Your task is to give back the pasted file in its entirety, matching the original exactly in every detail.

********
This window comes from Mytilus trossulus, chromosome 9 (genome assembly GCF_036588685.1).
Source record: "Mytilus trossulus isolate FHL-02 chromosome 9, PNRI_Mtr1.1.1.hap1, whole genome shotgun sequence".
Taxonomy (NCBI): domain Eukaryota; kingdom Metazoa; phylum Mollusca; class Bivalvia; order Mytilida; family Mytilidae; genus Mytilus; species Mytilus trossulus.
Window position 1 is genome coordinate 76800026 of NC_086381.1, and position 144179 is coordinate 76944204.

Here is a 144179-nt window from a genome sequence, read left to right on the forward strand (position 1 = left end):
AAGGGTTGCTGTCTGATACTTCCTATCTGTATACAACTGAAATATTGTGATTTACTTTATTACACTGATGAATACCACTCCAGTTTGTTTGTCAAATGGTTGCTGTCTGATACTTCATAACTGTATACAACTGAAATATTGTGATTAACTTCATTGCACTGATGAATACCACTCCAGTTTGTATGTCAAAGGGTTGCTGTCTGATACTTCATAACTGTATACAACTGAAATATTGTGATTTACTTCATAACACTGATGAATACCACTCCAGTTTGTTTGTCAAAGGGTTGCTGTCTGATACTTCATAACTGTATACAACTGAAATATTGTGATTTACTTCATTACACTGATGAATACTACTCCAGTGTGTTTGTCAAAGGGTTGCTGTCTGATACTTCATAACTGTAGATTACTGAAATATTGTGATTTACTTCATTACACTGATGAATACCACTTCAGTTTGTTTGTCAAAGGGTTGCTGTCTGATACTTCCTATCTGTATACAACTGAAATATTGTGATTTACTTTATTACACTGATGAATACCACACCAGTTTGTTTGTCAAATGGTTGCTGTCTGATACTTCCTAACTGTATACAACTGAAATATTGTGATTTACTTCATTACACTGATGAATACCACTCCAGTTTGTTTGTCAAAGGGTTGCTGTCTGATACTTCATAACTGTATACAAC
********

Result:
This window comes from Mytilus trossulus, chromosome 9 (genome assembly GCF_036588685.1).
Source record: "Mytilus trossulus isolate FHL-02 chromosome 9, PNRI_Mtr1.1.1.hap1, whole genome shotgun sequence".
Taxonomy (NCBI): domain Eukaryota; kingdom Metazoa; phylum Mollusca; class Bivalvia; order Mytilida; family Mytilidae; genus Mytilus; species Mytilus trossulus.
Window position 1 is genome coordinate 76800026 of NC_086381.1, and position 144179 is coordinate 76944204.

Here is a 144179-nt window from a genome sequence, read left to right on the forward strand (position 1 = left end):
AAGGGTTGCTGTCTGATACTTCCTATCTGTATACAACTGAAATATTGTGATTTACTTTATTACACTGATGAATACCACTCCAGTTTGTTTGTCAAATGGTTGCTGTCTGATACTTCATAACTGTATACAACTGAAATATTGTGATTAACTTCATTGCACTGATGAATACCACTCCAGTTTGTATGTCAAAGGGTTGCTGTCTGATACTTCATAACTGTATACAACTGAAATATTGTGATTTACTTCATAACACTGATGAATACCACTCCAGTTTGTTTGTCAAAGGGTTGCTGTCTGATACTTCATAACTGTATACAACTGAAATATTGTGATTTACTTCATTACACTGATGAATACTACTCCAGTGTGTTTGTCAAAGGGTTGCTGTCTGATACTTCATAACTGTAGATTACTGAAATATTGTGATTTACTTCATTACACTGATGAATACCACTTCAGTTTGTTTGTCAAAGGGTTGCTGTCTGATACTTCCTATCTGTATACAACTGAAATATTGTGATTTACTTTATTACACTGATGAATACCACACCAGTTTGTTTGTCAAATGGTTGCTGTCTGATACTTCCTAACTGTATACAACTGAAATATTGTGATTTACTTCATTACACTGATGAATACCACTCCAGTTTGTTTGTCAAAGGGTTGCTGTCTGATACTTCATAACTGTATACAAC